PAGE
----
East Coast Pro Day Three: Quick Look At Cobi Johnson

SYRACUSE, N.Y.--By the time the East Coast Pro Showcase, the third of the four large national showcases, comes along, scouts have seen nearly all of the top tier high school arms during showcase season. That was true again this year with one exception--righthander Cobi Johnson, who made his highly-anticipated national debut Friday.

Blink and you would have missed it. Working quickly and efficiently, Johnson did not allow a baserunner in his three innings.

“I wanted to work fast, throw strikes to get ahead and cruise through the innings,” Johnson said.

Johnson threw less than 30 pitches and generated a handful of first-pitch outs.

Using a full windup, Johnson generates downhill plane from a high three-quarter arm slot. His fastball has late life and sink and he generated six groundouts. His easy, minimal-effort delivery also creates deception and tough angles, as he works from the first base side of the rubber and throws across his body. With a full, compact arm action and high glove extension, Johnson hides the ball well and the ball jumps out of his hand.

Johnson established his 89-91 mph fastball, which was up to 94 mph during the spring in shorter stints, early in counts and showed feel for a 78-82 mph changeup.

“I didn't have my curveball for my first two innings. I had to work on it and it got better in the third,” Johnson said. “I was trying a little too hard to get after it, so I had to gain my balance over the rubber and let my arm catch up to my body and snap it out there.”

The 76-78 mph offering showed shape and depth, and has potential.

The 6-foot-4 Johnson attends James Mitchell High in Holiday, Fla., and took a month and a half off following a heavy workload during his spring season. His frame is very projectable with broad shoulders and long, lean legs. Johnson started a weight lifting program within the last year and weighed in at 188 pounds earlier in the week, which is the most he has ever weighed.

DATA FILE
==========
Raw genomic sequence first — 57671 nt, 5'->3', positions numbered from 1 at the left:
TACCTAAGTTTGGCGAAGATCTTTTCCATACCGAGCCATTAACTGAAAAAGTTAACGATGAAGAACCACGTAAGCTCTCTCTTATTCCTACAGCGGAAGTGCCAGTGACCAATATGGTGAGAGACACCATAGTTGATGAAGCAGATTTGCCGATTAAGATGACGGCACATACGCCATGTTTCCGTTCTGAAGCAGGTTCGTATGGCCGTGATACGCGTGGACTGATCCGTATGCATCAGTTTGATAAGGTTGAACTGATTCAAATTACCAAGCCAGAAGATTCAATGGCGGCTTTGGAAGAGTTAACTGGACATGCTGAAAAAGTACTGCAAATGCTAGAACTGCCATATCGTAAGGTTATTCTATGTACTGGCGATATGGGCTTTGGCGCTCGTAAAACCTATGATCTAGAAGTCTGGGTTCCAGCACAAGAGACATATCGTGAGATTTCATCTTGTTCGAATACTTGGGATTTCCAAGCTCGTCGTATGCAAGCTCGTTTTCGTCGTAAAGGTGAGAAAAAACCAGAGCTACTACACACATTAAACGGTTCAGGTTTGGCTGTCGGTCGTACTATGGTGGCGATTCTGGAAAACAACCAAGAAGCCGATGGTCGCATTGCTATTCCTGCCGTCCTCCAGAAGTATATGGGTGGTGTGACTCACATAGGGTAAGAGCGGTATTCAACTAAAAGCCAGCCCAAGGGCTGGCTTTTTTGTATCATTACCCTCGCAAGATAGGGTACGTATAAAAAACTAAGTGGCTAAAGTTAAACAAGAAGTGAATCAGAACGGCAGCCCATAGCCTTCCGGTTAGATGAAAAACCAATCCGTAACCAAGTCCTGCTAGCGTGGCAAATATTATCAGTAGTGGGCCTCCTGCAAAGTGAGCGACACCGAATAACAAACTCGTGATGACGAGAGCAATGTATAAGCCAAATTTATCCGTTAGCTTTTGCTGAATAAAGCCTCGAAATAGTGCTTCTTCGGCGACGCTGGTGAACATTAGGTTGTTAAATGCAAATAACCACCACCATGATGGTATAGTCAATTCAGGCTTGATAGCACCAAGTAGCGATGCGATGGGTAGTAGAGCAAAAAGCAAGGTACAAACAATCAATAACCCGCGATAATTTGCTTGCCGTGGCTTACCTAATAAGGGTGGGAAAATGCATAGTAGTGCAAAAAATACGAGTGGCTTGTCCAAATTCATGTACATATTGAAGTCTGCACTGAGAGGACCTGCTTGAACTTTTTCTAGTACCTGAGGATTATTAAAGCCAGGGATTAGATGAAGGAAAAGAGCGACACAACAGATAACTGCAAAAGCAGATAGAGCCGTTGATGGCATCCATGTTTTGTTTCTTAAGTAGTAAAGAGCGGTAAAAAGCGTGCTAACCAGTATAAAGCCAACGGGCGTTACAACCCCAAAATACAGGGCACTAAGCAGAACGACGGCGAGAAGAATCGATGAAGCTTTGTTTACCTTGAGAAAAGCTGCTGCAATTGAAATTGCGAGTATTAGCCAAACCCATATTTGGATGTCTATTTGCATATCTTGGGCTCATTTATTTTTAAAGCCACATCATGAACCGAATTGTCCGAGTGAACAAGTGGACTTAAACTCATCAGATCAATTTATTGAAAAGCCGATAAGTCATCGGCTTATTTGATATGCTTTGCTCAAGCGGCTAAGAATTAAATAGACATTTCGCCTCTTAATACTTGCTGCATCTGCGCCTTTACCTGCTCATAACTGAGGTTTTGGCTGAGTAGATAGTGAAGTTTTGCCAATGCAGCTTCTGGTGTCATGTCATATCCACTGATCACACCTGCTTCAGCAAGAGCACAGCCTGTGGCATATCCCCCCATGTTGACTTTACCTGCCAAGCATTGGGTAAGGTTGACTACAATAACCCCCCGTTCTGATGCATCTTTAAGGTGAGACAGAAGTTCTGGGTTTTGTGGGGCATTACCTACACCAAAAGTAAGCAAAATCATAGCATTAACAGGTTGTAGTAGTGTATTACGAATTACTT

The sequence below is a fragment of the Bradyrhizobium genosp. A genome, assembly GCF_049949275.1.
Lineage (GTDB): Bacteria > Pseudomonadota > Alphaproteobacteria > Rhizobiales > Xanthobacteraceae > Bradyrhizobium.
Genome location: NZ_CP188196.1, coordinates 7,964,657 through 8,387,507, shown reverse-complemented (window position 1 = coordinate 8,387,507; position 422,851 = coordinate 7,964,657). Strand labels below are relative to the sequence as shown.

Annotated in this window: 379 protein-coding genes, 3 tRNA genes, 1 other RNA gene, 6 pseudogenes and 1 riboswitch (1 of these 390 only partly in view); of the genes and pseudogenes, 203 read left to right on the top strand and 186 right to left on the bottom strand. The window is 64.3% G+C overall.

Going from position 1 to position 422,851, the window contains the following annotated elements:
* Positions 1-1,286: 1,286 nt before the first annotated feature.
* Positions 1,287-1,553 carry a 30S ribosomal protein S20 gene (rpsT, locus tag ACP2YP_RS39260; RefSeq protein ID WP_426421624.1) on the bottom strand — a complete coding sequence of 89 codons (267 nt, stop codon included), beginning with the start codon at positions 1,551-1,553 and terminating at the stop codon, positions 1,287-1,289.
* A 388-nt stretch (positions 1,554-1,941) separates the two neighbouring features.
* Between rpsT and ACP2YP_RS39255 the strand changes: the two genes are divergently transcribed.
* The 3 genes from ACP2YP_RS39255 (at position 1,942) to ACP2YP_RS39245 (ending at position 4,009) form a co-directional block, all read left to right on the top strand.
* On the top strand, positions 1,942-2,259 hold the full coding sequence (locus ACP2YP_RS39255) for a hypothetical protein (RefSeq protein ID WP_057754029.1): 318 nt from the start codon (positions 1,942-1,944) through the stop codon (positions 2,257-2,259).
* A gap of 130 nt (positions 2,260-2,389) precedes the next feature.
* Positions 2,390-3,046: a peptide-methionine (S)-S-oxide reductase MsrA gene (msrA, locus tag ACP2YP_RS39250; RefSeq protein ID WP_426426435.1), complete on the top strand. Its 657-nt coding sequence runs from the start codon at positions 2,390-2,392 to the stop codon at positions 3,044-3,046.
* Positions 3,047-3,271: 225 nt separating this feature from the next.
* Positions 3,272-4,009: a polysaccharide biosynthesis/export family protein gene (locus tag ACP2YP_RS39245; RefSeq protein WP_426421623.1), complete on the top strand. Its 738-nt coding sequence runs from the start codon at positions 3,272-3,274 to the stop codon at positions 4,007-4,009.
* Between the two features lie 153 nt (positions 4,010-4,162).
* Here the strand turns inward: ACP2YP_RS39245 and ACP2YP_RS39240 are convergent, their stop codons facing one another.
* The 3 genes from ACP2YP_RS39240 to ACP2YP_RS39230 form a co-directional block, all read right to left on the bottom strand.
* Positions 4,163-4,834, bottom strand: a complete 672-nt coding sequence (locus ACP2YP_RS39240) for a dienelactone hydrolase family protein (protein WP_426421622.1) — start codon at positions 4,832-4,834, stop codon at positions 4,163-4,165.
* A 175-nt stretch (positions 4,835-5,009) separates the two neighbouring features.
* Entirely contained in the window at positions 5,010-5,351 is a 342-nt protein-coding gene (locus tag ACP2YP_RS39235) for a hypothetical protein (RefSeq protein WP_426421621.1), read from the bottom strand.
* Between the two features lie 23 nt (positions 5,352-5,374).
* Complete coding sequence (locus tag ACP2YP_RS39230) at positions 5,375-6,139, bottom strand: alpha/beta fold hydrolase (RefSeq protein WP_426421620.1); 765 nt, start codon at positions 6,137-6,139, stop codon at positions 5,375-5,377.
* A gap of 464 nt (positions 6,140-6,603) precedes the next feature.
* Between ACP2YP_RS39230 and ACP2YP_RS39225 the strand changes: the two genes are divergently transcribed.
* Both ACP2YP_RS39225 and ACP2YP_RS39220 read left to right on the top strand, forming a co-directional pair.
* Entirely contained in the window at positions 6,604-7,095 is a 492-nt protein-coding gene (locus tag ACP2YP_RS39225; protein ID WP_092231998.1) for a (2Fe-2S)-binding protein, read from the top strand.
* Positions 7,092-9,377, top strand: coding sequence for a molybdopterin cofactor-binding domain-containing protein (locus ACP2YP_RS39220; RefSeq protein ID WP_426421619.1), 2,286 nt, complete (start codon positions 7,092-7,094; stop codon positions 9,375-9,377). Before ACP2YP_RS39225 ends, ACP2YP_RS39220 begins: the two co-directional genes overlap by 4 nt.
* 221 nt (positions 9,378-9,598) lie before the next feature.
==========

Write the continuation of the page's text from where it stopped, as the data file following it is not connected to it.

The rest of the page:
There were a few Florida-based scouts in attendance that saw Johnson’s father, Dane, a 6-foot-5, 205-pound righthander, as an amateur. Dane, who pitched in the big leagues, was a second-round pick in the 1984 draft out of Division II St. Thomas (Fla.) by the Blue Jays, and he currently works as Toronto’s roving pitching instructor.

Cobi, whose high school is a 20 minute drive from the Blue Jays’ spring training facility in Dunedin. has studied pitching mechanics with his father since a young age.

“His delivery is very similar,” Cobi said. “He is big on over the head and hands breaking right when your knee gets up there so it is smooth and comes out well.”

During his playing days, Dane was known for his arm strength and breaking ball.

“He likes to break out the VHS tapes every once in a while and say, ‘Watch this if you want to see a real curveball,'” Cobi said. “He has taught me everything I know. He has set up programs for my mechanics and for throwing schedules. He is my throwing partner. I am so fortunate to have such a great father.”

The Florida State commit will attend the Perfect Game All-American Classic in San Diego on Aug. 11 and Under Armour All-American Game in Chicago on August 24. Both events will be broadcast live on the MLB Network.